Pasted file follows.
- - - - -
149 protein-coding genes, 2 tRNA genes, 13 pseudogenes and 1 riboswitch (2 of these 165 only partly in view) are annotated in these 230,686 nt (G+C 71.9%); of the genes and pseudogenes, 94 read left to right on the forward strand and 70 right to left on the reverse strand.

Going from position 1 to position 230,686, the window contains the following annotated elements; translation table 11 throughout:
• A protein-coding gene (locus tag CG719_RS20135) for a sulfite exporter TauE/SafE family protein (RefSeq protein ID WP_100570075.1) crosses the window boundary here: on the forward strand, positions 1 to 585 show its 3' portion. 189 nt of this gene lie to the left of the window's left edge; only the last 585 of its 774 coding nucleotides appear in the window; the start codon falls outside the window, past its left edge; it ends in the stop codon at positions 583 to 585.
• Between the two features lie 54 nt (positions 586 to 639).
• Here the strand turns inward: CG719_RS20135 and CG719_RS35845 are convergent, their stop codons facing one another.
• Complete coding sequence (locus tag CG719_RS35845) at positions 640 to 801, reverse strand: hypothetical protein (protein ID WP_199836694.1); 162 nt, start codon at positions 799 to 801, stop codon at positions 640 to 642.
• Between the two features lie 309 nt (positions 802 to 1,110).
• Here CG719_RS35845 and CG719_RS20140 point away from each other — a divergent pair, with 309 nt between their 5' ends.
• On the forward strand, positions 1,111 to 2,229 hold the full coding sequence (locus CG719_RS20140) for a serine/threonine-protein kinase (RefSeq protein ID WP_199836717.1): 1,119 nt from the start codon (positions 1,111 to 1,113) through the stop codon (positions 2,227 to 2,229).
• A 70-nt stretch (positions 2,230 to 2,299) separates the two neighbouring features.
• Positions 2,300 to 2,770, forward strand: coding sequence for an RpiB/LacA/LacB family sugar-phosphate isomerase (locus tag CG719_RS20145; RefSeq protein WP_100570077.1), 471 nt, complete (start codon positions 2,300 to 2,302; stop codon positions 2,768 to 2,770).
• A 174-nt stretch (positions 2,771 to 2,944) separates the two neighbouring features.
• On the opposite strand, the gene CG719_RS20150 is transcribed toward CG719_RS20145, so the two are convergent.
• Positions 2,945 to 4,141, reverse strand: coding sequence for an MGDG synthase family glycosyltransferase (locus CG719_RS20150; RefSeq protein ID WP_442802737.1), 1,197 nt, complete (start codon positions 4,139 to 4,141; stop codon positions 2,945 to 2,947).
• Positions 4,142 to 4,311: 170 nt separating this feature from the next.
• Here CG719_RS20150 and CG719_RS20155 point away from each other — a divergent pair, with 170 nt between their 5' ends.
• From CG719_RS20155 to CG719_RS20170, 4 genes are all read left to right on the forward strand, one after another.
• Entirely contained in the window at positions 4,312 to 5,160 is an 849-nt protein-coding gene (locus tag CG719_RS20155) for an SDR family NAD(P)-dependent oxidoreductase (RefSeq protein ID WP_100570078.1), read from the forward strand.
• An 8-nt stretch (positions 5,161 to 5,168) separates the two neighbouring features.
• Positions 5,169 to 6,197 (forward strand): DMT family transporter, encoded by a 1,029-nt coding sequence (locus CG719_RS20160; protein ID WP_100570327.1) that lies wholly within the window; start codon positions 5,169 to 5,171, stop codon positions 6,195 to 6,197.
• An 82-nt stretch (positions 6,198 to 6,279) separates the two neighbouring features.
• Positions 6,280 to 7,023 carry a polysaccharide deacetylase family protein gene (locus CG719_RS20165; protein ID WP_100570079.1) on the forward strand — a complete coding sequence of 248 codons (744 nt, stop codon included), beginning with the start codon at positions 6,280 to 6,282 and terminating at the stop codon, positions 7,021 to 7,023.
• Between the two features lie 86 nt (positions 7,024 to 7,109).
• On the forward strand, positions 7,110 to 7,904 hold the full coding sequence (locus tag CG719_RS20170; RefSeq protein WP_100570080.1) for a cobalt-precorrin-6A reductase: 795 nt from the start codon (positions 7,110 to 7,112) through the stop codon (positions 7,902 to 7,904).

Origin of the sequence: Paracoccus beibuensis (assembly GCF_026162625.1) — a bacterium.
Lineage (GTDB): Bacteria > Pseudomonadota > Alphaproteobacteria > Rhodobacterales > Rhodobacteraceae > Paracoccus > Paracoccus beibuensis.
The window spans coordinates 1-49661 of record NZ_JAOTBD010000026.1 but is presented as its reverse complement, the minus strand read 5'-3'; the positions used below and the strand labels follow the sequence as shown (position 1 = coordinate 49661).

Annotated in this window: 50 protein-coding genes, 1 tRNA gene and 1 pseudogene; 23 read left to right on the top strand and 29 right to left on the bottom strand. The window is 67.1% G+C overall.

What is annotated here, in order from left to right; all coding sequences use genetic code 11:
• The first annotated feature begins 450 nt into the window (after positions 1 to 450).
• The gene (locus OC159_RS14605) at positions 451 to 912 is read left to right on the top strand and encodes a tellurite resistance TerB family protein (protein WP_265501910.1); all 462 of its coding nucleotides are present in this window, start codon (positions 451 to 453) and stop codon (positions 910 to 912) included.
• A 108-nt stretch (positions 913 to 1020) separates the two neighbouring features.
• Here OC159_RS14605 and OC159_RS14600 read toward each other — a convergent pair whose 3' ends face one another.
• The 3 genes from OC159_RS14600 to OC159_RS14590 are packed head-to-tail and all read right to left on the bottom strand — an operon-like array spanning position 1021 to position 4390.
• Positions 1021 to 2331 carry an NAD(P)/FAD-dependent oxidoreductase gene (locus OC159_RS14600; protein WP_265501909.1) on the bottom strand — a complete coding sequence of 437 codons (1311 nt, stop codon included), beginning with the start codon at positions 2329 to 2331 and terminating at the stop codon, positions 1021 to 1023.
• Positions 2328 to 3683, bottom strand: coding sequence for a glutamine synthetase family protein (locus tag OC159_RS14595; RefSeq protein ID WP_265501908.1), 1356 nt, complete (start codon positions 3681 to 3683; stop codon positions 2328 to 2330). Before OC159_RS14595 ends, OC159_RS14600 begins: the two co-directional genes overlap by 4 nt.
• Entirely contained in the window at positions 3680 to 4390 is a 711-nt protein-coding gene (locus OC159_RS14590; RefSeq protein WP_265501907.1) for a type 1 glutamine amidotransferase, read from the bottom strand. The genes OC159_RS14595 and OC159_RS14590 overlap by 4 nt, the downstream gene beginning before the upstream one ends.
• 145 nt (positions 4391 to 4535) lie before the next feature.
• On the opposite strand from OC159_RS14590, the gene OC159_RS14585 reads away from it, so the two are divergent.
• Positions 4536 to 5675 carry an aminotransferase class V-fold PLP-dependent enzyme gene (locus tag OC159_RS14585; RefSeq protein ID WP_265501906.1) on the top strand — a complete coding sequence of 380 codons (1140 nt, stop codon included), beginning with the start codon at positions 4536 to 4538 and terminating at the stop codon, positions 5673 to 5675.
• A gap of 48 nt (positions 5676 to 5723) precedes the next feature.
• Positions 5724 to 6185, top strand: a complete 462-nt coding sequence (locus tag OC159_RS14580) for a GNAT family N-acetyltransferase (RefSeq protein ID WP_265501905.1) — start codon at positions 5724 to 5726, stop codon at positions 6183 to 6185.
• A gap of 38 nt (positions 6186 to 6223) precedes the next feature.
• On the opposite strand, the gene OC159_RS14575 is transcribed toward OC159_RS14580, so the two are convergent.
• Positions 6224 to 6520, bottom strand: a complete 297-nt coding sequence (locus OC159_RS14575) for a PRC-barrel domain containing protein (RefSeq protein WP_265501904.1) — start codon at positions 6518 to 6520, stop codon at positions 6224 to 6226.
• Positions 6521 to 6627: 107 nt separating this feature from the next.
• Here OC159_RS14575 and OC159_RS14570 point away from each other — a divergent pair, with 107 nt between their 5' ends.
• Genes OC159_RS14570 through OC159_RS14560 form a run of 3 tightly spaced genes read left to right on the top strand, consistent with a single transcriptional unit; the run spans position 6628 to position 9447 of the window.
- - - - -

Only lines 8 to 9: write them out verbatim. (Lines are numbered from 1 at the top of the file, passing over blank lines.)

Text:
• Here CG719_RS35845 and CG719_RS20140 point away from each other — a divergent pair, with 309 nt between their 5' ends.
• On the forward strand, positions 1,111 to 2,229 hold the full coding sequence (locus CG719_RS20140) for a serine/threonine-protein kinase (RefSeq protein ID WP_199836717.1): 1,119 nt from the start codon (positions 1,111 to 1,113) through the stop codon (positions 2,227 to 2,229).